Sri Lankan Government Blocks Social Media Access Over Alleged Fake News

Right after 290 people were killed in a series of Easter Sunday bombings


In the immediate aftermath of a series of Easter Sunday bombings that killed at least 290 people, the Sri Lankan government took the extreme step of blocking access to any social media sites, citing a desire to stop the spread of fake news.

"The government has decided to temporarily block social media sites including Facebook and Instagram," reads a post on news.lk, the Sri Lankan government's official news portal. "Presidential Secretariat said in a statement that the decision to block social media was taken as false news reports were spreading through social media," the post adds, explaining that "the blockage would be effective until investigations [into the bombings] were concluded."

In addition to Facebook and Instagram, social media services such as Snapchat, YouTube, Viber, and WhatsApp were blocked as of Monday morning, according to a Twitter post from NetBlocks, a digital rights group. "Concerns have been raised over the impact to citizens's ability to communicate and impart information in the midst of crisis," the group writes in a blog post. "Many Sri Lankan internet users are complaining about difficulty checking up on friends and family following the attacks."

The government's action came after nearly 300 people were killed and 500 more injured in the bombings, which targeted churches and hotels. Twenty-four people have been arrested in connection with the attacks, and the government has pinned the blame on National Thowheed Jamath, a small Islamist terror group, the BBC reports.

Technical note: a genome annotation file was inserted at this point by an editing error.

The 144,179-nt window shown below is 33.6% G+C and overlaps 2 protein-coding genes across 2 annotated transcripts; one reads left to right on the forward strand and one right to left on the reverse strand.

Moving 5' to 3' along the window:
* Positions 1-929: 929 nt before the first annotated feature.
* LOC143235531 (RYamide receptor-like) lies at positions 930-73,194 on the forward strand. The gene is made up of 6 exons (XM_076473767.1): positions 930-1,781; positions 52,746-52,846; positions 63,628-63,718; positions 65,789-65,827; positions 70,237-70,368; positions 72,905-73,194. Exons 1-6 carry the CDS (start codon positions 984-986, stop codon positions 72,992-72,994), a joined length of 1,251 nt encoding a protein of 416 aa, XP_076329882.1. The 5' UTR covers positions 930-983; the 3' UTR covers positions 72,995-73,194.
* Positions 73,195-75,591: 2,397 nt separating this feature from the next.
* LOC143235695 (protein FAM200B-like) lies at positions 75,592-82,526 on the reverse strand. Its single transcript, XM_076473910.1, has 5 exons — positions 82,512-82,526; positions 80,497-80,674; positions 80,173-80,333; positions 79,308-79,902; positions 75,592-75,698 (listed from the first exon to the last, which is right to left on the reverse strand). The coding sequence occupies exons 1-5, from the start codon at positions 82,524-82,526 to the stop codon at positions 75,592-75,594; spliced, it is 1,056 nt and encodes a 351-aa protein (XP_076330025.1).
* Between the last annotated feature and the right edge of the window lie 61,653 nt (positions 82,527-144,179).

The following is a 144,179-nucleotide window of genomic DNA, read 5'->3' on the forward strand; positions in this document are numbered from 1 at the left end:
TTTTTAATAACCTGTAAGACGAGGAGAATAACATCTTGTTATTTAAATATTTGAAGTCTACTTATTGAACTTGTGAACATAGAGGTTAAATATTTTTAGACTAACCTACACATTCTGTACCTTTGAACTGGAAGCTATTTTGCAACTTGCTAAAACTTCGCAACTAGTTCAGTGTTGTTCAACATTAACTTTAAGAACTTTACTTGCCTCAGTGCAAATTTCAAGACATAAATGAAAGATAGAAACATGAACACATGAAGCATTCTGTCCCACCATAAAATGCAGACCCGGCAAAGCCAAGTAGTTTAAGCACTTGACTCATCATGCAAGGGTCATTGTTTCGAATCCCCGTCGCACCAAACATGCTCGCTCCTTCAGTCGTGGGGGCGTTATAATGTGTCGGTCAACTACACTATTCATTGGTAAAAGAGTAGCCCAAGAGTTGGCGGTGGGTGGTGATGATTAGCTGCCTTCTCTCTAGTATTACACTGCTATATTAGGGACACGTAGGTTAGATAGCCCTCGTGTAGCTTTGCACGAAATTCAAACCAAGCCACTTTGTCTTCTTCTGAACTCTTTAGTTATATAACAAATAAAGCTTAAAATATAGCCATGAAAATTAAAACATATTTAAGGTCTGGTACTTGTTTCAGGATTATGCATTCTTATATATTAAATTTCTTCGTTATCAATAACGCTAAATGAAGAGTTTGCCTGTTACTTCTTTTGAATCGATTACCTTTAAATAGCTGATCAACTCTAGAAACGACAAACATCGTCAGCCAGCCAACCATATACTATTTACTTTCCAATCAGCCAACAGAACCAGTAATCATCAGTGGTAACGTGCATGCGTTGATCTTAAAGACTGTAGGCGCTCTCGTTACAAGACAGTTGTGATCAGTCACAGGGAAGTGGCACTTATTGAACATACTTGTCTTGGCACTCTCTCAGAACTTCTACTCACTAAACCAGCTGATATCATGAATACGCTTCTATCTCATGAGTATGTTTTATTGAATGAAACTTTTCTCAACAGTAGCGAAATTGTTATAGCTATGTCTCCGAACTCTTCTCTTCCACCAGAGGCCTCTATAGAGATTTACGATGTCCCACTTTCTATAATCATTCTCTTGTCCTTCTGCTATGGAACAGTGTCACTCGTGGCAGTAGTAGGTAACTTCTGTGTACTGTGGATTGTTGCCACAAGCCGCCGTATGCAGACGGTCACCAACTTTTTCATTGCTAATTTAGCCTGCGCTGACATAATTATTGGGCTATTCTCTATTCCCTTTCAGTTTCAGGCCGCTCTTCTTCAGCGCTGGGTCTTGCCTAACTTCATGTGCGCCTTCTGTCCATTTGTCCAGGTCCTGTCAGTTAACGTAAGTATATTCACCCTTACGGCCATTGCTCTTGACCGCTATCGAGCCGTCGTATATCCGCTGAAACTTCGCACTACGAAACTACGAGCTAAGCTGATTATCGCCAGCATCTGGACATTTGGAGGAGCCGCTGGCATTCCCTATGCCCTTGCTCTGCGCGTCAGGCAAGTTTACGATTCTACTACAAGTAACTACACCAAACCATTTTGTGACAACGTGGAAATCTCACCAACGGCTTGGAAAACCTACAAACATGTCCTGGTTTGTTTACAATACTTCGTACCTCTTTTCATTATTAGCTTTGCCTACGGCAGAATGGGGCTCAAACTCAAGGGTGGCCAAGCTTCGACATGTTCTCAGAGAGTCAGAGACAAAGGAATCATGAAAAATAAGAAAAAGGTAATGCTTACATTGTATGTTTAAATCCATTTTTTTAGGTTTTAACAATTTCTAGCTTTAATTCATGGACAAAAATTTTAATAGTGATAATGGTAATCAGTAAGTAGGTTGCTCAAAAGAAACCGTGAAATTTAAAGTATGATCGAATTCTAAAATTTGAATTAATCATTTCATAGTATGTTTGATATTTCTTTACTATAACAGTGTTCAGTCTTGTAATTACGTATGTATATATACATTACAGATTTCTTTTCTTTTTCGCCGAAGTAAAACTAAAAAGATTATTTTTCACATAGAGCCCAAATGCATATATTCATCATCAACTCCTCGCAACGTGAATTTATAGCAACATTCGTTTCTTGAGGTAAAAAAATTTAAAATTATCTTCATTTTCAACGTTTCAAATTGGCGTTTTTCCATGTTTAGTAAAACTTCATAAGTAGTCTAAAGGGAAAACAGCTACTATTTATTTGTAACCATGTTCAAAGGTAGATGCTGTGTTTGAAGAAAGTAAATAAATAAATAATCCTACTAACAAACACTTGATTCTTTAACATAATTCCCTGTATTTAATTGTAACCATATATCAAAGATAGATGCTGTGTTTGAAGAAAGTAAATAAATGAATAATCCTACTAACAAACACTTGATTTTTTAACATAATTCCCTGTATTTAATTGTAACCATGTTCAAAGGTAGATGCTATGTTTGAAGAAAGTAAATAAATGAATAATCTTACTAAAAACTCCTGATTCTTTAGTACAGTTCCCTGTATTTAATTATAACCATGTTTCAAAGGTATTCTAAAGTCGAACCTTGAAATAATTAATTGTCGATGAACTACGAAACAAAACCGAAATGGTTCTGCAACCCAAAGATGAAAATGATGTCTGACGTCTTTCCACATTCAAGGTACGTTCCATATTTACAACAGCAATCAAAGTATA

"We are aware of the government's statement regarding the temporary blocking of social media platforms," a Facebook spokesperson tells CNN. "People rely on our services to communicate with their loved ones and we are committed to maintaining our services and helping the community and the country during this tragic time."

Viber, a messaging service, posts on Twitter: "We encourage everyone to be responsible and rely on updates from official and trusted sources."

Social media companies, particularly Facebook, have been criticized for allowing fake news and images of graphic violence to spread in the aftermath of tragedies. A perfect example is the shooting attacks carried out on a pair of New Zealand mosques last month. The alleged shooter livestreamed part of the shooting on Facebook, and the company struggled to remove the video and copies of it from the site.

"If I were #facebook and #whatsapp I'd take a moment to ask myself where I'd gone wrong," Ivan Sigal, executive director of the journalism and digital advocacy group Global Voices, writes on Twitter. "A few years ago we'd view the blocking of social media sites after an attack as outrageous censorship; now we think of it as essential duty of care, to protect ourselves from threat," he adds.

Vagelis Papalexakis, an assistant professor of computer science and engineering at the University of California, detailed what he sees as the problem of American social media companies trying to avoid the spread of misinformation in foreign nations. "What needs to be addressed is if I have a very well-polished system that works for English and is optimized for the U.S., how can I successfully 'transfer' it to a case where I'm dealing with a language and a locale for which I don't have as many examples or human annotators to learn from?" he tells The Guardian.